UK markets closed
  • NIKKEI 225

    +144.04 (+0.52%)

    -221.86 (-0.84%)

    +0.93 (+1.36%)

    -8.70 (-0.48%)
  • DOW

    +206.77 (+0.59%)

    +869.76 (+3.05%)
  • CMC Crypto 200

    +31.79 (+3.26%)
  • ^IXIC

    +96.57 (+0.65%)
  • ^FTAS

    +4.44 (+0.11%)

‘Little involvement’ of parents in pupils’ treatment, blood inquiry told

·3-min read

Parents who sent their children to a specialist school where disabled pupils were given infected blood products were not given details of the treatment their sons were receiving, an inquiry has heard.

Several pupils who attended the Lord Mayor Treloar College, a boarding school in Hampshire, in the 1970s and 1980s were given treatment for haemophilia at an on-site NHS centre while receiving their education.

But it was later found that many pupils with the condition, which has no cure and impairs the body’s ability to make blood clots, had been given blood products, such as plasma, which were infected with hepatitis and HIV.

To view this content, you'll need to update your privacy settings.
Please click here to do so.

Out of 89 children who attended the school in the 1980s, less than a quarter of former pupils are still alive.

The Infected Blood Inquiry, an independent probe into the thousands of people who were infected with HIV and hepatitis after receiving blood transfusions in the 1970s and 1980s, began its hearings into the school on Monday.

In the first day of evidence involving the Lord Mayor Treloar College, Jenni Richards QC read out several extracts of letters dated from the 1970s.

The letters, read aloud and shown on screen, were communications between doctors who treated the children in their hometowns, the headmaster of the school at the time or the haemophilia centre at the school.

Ms Richards also read out extracts of statements given to the inquiry by parents or relatives of pupils who attended.

“Close contact was usually maintained between the centre and the school, and the home centre, and there are many examples of detailed letters being written, for example, by Dr Aronstam (a consultant haematologist at the centre) to the treating clinician explaining what bleeds there had been in a term, what treatment there had been, making suggestions or recommendations for treatments during holidays when the responsibility would rest with the home haemophilia clinician,” the lawyer told the inquiry.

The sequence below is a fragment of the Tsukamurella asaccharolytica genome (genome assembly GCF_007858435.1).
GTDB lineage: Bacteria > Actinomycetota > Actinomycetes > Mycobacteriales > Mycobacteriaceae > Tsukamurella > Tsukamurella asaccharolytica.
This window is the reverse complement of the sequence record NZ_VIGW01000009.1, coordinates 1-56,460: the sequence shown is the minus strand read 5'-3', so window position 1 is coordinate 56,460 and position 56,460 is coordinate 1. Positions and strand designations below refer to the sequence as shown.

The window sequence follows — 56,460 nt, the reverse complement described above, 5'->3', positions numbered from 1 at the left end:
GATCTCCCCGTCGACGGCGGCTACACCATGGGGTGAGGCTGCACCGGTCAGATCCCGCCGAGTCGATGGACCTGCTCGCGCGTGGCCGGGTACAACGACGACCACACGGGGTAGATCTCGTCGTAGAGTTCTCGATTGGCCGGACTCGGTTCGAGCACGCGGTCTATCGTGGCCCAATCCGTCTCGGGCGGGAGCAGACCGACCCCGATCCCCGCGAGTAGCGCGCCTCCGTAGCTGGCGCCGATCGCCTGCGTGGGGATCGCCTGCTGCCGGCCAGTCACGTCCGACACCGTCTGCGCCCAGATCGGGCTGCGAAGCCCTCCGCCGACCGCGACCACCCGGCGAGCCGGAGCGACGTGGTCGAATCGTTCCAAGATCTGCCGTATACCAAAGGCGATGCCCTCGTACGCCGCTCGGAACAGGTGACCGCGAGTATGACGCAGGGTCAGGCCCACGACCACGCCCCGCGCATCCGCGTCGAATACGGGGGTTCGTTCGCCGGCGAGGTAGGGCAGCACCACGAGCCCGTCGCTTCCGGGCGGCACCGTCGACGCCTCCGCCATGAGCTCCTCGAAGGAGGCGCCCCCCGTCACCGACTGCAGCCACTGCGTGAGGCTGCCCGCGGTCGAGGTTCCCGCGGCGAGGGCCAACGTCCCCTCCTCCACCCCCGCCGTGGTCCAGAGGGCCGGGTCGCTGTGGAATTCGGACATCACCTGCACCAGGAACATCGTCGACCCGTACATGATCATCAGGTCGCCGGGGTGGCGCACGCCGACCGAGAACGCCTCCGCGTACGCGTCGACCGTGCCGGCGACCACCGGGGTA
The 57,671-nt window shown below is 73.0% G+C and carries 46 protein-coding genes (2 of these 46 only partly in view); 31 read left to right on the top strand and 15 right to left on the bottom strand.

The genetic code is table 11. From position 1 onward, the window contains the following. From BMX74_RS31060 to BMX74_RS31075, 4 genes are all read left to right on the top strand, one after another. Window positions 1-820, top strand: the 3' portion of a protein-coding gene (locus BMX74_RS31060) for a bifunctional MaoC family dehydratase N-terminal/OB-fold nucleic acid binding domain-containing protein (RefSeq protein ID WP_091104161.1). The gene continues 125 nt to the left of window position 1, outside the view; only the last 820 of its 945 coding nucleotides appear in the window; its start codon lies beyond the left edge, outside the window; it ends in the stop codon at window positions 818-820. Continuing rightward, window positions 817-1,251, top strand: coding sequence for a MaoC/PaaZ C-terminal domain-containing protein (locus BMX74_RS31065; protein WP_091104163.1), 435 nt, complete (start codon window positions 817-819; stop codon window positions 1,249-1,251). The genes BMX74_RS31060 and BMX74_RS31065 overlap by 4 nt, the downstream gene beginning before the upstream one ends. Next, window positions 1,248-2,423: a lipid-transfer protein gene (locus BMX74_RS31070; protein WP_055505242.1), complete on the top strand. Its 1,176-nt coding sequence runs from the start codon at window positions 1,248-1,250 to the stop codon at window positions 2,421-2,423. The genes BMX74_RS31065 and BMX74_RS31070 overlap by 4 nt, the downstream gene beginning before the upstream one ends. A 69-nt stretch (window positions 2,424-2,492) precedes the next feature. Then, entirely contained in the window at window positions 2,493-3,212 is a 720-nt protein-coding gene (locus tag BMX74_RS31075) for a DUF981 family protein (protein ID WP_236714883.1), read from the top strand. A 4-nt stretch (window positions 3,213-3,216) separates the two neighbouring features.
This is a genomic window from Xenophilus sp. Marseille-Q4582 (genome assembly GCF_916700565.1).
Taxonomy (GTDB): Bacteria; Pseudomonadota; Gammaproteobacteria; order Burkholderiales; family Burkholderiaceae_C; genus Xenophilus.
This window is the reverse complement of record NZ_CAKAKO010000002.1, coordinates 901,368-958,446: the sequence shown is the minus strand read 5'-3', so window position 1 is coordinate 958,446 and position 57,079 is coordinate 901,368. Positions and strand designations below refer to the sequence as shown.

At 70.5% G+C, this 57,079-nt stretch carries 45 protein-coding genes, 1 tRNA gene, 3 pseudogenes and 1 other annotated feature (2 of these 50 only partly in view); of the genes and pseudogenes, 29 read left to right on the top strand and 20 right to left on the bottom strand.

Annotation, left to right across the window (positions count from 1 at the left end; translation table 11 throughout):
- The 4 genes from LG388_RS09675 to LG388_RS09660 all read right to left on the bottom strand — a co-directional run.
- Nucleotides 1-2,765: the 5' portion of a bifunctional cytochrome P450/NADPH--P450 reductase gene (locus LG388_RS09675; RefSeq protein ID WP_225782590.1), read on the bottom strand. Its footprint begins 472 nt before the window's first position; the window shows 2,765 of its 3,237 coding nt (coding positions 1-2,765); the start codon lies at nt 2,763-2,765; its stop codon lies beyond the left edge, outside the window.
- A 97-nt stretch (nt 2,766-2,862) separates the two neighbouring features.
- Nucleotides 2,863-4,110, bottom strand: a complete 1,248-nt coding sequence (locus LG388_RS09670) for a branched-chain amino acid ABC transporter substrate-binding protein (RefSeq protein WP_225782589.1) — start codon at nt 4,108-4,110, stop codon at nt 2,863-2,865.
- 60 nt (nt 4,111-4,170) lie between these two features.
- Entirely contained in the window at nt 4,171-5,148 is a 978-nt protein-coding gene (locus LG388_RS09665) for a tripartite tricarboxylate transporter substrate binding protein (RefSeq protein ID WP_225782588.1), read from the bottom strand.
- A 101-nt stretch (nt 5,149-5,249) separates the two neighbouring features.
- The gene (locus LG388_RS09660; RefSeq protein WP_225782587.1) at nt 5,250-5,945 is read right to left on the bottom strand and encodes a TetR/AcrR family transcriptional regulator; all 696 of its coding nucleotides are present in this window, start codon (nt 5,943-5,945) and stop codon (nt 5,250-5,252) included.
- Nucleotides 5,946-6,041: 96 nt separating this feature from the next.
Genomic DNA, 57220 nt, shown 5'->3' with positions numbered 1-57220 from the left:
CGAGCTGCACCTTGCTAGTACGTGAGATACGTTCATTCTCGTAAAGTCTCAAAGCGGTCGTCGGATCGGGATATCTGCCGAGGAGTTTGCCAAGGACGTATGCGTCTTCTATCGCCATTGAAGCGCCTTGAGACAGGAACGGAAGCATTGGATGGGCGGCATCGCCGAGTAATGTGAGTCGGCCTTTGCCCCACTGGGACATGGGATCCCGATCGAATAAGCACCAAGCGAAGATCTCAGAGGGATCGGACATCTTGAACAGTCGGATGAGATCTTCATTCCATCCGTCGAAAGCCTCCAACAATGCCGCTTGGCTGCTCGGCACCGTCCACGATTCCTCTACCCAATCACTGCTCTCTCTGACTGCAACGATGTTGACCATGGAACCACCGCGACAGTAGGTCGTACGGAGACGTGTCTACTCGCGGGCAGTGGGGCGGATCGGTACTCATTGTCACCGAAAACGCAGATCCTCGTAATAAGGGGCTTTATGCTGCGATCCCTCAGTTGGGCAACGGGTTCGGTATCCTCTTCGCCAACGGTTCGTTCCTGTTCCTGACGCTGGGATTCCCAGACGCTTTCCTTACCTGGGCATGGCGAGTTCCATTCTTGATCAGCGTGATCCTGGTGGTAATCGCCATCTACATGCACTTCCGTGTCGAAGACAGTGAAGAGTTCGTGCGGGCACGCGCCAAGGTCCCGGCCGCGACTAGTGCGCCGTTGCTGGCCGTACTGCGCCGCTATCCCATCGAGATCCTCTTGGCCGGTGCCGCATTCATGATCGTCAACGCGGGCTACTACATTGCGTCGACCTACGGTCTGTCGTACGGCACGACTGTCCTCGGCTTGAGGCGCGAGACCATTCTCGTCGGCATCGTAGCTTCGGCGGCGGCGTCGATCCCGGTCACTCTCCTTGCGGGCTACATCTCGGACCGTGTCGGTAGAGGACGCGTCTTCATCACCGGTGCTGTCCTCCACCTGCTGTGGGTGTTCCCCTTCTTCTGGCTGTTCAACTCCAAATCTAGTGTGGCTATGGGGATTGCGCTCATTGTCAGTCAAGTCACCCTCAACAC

“What’s striking is the absence of any similar or equivalent communications to parents. It’s very much a dialogue undertaken both at an early stage, as we’ve seen through these materials, and then throughout the boys’ attendance at the school between the clinicians, with little involvement of parents that we have been unable to detect from the documents and written statements we have received.”

The Lord Mayor Treloar College, which has since been rebranded as Treloar’s, was established in 1908 as a school which gave disabled children a better chance to receive an education alongside any medical treatment they might need.

It was originally a boys’ school but then merged with a girls’ school in 1978 to become co-educational.

From 1956, boys with haemophilia began attending the school. After it was discovered pupils had been given infected blood plasma, the NHS clinic at the school closed.

Throughout this week, the inquiry will hear evidence from former pupils, a parent of a former pupil and the former headteacher at the Lord Mayor Treloar College.

A statement from Treloar’s said it was “completely supportive of the campaign for truth, answers and justice by our former pupils”.

It added: “The students who attended, and were harmed, at the NHS clinic in the 1970s and 1980s are from a school community which is very close and where lifelong bonds are formed.

“This is a matter of great sorrow to us and we will continue to support the campaign for answers. It is our hope that the public inquiry into the use of infected blood products will finally establish the facts.”

The Infected Bloody Inquiry began in 2018 and its final report is expected to be published in 2022 or 2023.

Our goal is to create a safe and engaging place for users to connect over interests and passions. In order to improve our community experience, we are temporarily suspending article commenting